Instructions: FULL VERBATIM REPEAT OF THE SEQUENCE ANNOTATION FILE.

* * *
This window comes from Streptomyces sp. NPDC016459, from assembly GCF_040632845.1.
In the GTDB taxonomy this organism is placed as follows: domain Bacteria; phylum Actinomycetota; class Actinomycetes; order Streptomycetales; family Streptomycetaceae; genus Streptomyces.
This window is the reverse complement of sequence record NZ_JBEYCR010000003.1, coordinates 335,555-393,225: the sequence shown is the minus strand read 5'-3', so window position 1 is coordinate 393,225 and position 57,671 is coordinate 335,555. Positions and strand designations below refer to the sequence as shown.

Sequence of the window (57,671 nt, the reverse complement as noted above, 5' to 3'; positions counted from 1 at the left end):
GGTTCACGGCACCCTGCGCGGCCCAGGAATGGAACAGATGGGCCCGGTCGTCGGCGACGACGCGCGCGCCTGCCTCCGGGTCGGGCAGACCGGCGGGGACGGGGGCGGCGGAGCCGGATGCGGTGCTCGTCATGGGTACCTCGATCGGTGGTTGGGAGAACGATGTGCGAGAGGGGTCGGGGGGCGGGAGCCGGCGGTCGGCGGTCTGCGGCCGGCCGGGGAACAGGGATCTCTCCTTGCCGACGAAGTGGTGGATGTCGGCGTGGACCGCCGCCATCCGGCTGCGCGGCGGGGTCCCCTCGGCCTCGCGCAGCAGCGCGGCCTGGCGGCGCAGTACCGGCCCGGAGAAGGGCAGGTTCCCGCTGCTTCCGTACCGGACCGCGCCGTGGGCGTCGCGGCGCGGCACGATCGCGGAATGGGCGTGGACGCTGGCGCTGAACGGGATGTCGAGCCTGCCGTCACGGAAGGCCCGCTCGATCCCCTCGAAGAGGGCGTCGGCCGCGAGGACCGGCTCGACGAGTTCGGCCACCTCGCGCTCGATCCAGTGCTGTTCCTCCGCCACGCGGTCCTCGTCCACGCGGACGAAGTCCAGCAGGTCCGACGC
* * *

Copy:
This window comes from Streptomyces sp. NPDC016459, from assembly GCF_040632845.1.
In the GTDB taxonomy this organism is placed as follows: domain Bacteria; phylum Actinomycetota; class Actinomycetes; order Streptomycetales; family Streptomycetaceae; genus Streptomyces.
This window is the reverse complement of sequence record NZ_JBEYCR010000003.1, coordinates 335,555-393,225: the sequence shown is the minus strand read 5'-3', so window position 1 is coordinate 393,225 and position 57,671 is coordinate 335,555. Positions and strand designations below refer to the sequence as shown.

Sequence of the window (57,671 nt, the reverse complement as noted above, 5' to 3'; positions counted from 1 at the left end):
GGTTCACGGCACCCTGCGCGGCCCAGGAATGGAACAGATGGGCCCGGTCGTCGGCGACGACGCGCGCGCCTGCCTCCGGGTCGGGCAGACCGGCGGGGACGGGGGCGGCGGAGCCGGATGCGGTGCTCGTCATGGGTACCTCGATCGGTGGTTGGGAGAACGATGTGCGAGAGGGGTCGGGGGGCGGGAGCCGGCGGTCGGCGGTCTGCGGCCGGCCGGGGAACAGGGATCTCTCCTTGCCGACGAAGTGGTGGATGTCGGCGTGGACCGCCGCCATCCGGCTGCGCGGCGGGGTCCCCTCGGCCTCGCGCAGCAGCGCGGCCTGGCGGCGCAGTACCGGCCCGGAGAAGGGCAGGTTCCCGCTGCTTCCGTACCGGACCGCGCCGTGGGCGTCGCGGCGCGGCACGATCGCGGAATGGGCGTGGACGCTGGCGCTGAACGGGATGTCGAGCCTGCCGTCACGGAAGGCCCGCTCGATCCCCTCGAAGAGGGCGTCGGCCGCGAGGACCGGCTCGACGAGTTCGGCCACCTCGCGCTCGATCCAGTGCTGTTCCTCCGCCACGCGGTCCTCGTCCACGCGGACGAAGTCCAGCAGGTCCGACGC